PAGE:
top of page

Modernizing Army Special Operations Civil Affairs for Strategic Competition

(ARSOF Cross Functional Team in Thailand, photo from DVIDS)

By: SGM Christopher R. Grez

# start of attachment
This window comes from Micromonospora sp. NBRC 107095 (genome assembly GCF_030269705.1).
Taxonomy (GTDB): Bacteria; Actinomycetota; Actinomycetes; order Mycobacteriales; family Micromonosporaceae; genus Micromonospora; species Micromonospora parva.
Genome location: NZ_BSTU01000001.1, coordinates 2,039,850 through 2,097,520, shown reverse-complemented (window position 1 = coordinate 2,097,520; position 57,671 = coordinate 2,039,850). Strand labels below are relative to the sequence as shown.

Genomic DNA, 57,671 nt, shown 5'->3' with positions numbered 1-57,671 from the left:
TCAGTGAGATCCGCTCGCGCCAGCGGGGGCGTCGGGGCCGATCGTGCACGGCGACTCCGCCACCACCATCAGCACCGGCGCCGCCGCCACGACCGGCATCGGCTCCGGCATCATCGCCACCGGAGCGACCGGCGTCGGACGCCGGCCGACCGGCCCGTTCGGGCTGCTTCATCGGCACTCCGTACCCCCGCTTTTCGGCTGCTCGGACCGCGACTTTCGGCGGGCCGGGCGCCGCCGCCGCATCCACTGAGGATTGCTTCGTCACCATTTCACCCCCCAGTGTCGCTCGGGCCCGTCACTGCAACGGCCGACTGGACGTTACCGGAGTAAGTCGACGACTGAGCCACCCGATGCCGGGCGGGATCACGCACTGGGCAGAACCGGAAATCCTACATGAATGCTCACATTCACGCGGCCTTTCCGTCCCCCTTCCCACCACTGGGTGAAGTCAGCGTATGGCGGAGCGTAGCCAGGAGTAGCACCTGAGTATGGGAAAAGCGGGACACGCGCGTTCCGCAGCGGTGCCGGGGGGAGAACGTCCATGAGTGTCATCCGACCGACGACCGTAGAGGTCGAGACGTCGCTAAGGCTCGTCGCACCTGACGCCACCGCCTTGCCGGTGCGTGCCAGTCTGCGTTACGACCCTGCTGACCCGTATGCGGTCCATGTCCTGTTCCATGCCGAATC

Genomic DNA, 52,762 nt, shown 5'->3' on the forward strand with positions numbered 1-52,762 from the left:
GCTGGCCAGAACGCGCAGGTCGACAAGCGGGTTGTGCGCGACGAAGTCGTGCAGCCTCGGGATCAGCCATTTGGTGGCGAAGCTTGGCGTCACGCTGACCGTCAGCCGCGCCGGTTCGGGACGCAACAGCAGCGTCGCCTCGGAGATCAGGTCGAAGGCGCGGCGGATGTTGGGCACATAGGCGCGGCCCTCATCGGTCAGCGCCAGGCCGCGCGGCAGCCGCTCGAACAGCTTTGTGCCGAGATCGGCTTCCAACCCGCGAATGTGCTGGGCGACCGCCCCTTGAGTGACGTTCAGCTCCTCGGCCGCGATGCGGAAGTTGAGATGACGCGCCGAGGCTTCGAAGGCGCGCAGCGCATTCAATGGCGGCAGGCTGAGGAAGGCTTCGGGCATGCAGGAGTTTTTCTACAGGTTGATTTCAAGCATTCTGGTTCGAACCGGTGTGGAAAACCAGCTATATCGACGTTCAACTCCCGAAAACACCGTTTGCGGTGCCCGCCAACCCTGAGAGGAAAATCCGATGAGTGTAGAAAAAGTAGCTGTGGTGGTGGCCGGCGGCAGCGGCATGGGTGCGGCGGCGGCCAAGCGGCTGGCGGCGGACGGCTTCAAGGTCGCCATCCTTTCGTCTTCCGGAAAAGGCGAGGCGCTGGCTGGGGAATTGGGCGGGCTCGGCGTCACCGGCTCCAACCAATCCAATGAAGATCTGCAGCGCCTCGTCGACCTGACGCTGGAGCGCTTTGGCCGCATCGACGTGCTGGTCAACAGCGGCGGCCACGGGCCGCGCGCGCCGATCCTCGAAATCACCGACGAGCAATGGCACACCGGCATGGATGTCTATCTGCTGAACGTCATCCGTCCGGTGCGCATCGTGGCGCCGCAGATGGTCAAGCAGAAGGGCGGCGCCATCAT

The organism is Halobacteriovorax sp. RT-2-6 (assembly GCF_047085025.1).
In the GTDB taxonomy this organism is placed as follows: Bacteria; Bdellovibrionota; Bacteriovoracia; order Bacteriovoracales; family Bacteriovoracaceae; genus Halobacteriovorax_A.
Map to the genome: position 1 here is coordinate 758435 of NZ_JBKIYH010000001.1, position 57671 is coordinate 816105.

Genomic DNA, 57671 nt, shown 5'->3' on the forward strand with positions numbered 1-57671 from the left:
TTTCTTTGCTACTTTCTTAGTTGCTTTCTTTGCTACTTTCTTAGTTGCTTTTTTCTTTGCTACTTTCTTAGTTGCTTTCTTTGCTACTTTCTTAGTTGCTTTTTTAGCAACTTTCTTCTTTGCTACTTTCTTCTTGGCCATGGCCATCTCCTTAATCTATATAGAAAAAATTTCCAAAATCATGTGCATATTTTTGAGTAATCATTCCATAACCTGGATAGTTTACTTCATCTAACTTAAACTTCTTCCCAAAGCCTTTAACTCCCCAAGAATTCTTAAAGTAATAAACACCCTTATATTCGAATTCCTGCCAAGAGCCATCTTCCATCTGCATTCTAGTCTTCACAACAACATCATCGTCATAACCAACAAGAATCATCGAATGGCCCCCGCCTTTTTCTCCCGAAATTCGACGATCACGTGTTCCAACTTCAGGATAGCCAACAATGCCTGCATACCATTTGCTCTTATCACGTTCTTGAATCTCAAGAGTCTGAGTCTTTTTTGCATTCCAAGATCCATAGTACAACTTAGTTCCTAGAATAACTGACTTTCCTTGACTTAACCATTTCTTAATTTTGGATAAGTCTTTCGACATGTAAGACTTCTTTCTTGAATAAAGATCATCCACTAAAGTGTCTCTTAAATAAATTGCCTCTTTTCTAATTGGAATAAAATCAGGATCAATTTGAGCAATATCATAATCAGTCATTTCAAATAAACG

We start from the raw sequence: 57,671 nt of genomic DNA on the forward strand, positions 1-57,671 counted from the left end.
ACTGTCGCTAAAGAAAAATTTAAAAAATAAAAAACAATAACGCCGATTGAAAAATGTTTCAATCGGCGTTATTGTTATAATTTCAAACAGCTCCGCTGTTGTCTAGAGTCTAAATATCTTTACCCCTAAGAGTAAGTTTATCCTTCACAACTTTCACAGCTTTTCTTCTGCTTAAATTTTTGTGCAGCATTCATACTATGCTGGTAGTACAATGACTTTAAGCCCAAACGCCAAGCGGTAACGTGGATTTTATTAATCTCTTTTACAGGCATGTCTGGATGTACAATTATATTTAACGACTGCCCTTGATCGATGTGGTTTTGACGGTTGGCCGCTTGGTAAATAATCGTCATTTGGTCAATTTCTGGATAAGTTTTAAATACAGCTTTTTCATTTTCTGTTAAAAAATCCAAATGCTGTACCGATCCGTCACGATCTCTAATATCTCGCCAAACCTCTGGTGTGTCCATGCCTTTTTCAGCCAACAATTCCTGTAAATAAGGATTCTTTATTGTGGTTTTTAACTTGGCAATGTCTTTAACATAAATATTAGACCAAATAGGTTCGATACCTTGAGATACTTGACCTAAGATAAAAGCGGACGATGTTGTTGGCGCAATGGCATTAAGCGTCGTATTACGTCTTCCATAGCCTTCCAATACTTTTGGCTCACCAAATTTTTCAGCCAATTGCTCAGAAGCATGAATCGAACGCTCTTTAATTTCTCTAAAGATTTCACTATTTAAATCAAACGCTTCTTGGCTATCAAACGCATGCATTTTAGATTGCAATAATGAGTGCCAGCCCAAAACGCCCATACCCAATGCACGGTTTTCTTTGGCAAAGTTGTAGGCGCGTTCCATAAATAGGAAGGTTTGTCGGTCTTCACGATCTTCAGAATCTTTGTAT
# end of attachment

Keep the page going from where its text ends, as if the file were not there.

The U.S. military has begun a dramatic turn away from the counterterrorism and counter insurgency operations of the last 20 years, back towards strategic competition. In the years leading up to the collapse of the Soviet Union, the Department of Defense (DOD) was well versed in a competition environment, though many of the lessons learned have been forgotten. The current Active-Duty Civil Affairs construct was based on increased requirements during the Global War on Terrorism (GWOT) but is this structure ideal for the future large scale combat operations (LSCO) and competition? Force modernization is essential to be postured for future conflicts while also persistently countering Russian and Chinese actions in the competition space.